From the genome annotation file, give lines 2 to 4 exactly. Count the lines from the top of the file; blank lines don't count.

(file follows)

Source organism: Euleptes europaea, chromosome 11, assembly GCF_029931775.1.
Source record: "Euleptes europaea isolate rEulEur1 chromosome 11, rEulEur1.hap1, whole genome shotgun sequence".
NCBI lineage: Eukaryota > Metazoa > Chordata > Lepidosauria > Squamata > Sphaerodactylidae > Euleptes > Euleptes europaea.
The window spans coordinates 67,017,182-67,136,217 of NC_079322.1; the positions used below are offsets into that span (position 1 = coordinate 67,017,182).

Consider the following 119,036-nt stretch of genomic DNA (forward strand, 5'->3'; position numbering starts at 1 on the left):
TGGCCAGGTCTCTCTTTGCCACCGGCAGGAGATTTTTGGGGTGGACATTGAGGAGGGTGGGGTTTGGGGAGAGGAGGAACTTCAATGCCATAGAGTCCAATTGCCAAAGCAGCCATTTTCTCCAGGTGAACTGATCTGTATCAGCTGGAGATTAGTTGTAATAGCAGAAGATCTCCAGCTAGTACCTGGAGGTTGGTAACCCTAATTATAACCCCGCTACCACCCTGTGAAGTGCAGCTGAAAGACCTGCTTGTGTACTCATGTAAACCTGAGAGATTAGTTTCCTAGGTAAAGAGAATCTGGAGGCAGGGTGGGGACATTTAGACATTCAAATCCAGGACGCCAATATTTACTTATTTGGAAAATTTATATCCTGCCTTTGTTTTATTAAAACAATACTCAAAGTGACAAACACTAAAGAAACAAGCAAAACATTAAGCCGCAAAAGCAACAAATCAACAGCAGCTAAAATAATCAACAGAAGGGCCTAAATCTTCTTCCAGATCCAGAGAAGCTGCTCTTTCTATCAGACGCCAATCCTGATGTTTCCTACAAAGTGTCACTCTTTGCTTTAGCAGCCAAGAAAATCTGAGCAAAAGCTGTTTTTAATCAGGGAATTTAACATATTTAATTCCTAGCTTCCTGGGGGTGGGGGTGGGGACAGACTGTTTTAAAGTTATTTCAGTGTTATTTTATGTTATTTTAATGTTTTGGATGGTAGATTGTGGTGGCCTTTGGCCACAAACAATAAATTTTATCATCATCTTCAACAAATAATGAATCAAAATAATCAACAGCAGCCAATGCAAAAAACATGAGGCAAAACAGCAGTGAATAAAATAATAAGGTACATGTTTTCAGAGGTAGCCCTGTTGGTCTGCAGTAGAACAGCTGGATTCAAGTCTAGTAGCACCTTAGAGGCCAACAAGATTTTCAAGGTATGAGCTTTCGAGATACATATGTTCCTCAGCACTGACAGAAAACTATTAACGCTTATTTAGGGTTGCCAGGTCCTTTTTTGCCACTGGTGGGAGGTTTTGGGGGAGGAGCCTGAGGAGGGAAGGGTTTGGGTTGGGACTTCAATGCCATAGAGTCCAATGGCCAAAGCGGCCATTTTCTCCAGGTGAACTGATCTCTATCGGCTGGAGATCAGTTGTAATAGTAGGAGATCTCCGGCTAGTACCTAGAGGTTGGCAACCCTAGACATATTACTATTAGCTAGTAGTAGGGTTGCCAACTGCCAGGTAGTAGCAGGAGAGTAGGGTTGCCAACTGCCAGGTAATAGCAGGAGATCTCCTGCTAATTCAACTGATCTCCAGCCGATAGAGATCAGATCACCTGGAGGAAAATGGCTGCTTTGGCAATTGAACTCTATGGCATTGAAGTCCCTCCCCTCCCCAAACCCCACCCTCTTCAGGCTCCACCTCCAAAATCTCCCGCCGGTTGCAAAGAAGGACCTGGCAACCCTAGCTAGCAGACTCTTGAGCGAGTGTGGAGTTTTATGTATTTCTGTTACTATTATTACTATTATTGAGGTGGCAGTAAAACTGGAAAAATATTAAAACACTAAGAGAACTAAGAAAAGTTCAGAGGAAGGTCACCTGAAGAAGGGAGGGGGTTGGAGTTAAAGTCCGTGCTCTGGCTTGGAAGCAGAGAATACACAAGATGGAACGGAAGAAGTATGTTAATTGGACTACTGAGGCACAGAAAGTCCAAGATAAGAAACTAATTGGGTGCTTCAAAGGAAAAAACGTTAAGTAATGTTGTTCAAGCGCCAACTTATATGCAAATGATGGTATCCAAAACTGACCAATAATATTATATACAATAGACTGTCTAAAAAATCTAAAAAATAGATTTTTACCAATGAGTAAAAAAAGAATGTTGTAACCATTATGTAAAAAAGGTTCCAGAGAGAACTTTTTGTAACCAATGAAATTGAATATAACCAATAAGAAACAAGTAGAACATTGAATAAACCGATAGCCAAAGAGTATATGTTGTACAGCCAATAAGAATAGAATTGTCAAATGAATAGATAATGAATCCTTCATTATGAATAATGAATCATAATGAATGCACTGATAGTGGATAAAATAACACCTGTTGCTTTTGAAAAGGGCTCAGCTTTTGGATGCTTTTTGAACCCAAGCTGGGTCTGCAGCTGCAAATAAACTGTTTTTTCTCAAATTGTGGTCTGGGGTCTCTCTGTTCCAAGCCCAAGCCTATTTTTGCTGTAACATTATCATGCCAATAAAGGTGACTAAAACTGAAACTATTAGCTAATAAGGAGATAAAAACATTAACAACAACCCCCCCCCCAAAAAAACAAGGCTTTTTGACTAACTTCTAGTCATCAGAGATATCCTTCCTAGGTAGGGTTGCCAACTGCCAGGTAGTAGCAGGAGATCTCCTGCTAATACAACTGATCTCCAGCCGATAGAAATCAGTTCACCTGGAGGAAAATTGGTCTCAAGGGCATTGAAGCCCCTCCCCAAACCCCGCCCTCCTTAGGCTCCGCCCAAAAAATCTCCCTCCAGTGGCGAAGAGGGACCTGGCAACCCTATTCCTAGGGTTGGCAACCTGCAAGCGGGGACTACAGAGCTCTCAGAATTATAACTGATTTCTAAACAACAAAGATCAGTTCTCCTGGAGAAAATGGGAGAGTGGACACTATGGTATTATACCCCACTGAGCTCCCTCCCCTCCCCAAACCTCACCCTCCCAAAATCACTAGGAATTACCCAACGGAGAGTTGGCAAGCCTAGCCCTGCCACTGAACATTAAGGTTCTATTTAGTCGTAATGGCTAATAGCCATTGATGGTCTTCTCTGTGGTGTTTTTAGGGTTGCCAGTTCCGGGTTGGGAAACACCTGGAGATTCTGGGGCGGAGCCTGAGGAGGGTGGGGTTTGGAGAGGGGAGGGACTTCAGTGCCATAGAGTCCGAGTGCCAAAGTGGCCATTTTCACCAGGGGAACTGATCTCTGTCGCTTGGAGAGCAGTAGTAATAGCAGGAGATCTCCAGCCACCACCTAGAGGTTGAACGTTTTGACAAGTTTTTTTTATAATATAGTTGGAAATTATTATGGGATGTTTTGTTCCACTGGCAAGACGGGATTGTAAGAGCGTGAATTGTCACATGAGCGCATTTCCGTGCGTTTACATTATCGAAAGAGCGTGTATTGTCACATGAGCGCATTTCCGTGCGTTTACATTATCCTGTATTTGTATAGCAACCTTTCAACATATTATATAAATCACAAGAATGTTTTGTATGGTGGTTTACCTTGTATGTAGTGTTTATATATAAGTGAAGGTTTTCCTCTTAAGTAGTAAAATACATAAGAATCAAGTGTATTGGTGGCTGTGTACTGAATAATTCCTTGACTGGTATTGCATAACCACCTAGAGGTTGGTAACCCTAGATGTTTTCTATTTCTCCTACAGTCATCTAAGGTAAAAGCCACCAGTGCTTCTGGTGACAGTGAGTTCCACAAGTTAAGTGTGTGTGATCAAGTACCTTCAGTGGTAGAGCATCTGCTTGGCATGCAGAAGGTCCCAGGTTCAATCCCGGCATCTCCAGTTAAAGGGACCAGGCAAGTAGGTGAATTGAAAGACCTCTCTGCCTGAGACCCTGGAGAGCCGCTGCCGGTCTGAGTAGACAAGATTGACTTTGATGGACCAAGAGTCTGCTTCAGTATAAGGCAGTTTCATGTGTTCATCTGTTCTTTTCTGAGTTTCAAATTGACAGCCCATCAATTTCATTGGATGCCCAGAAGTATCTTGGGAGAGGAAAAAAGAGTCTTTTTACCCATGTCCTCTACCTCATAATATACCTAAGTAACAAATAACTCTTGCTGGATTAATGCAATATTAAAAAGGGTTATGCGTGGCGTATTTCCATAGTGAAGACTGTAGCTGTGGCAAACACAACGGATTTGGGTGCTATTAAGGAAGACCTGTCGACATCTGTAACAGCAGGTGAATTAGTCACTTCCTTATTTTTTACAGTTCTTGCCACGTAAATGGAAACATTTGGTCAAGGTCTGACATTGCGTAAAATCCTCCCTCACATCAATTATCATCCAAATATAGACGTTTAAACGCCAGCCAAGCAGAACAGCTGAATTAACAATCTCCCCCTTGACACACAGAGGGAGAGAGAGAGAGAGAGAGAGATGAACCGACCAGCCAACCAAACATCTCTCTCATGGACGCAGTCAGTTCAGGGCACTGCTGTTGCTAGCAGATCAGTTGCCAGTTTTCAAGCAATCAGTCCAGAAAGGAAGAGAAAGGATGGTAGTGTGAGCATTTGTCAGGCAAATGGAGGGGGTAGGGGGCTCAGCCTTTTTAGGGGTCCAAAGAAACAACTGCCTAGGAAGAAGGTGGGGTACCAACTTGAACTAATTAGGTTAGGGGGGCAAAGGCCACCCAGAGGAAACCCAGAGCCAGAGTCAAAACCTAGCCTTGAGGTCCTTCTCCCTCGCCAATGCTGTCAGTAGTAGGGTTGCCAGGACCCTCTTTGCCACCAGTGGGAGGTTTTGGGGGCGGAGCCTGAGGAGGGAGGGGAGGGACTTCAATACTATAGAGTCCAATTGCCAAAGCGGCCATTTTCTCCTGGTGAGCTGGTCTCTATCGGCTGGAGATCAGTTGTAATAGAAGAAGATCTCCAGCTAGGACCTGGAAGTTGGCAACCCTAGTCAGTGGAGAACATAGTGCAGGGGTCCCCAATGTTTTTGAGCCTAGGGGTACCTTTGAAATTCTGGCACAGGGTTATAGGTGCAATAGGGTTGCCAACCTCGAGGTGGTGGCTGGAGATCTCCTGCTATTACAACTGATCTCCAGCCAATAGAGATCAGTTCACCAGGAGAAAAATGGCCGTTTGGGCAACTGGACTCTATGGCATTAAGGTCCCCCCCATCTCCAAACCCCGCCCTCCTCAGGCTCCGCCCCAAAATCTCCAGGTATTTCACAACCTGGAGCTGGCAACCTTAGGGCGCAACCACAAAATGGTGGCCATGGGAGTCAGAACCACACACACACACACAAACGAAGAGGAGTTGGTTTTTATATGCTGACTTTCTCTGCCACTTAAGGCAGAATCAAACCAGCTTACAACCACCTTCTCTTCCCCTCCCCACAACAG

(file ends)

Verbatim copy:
Source record: "Euleptes europaea isolate rEulEur1 chromosome 11, rEulEur1.hap1, whole genome shotgun sequence".
NCBI lineage: Eukaryota > Metazoa > Chordata > Lepidosauria > Squamata > Sphaerodactylidae > Euleptes > Euleptes europaea.
The window spans coordinates 67,017,182-67,136,217 of NC_079322.1; the positions used below are offsets into that span (position 1 = coordinate 67,017,182).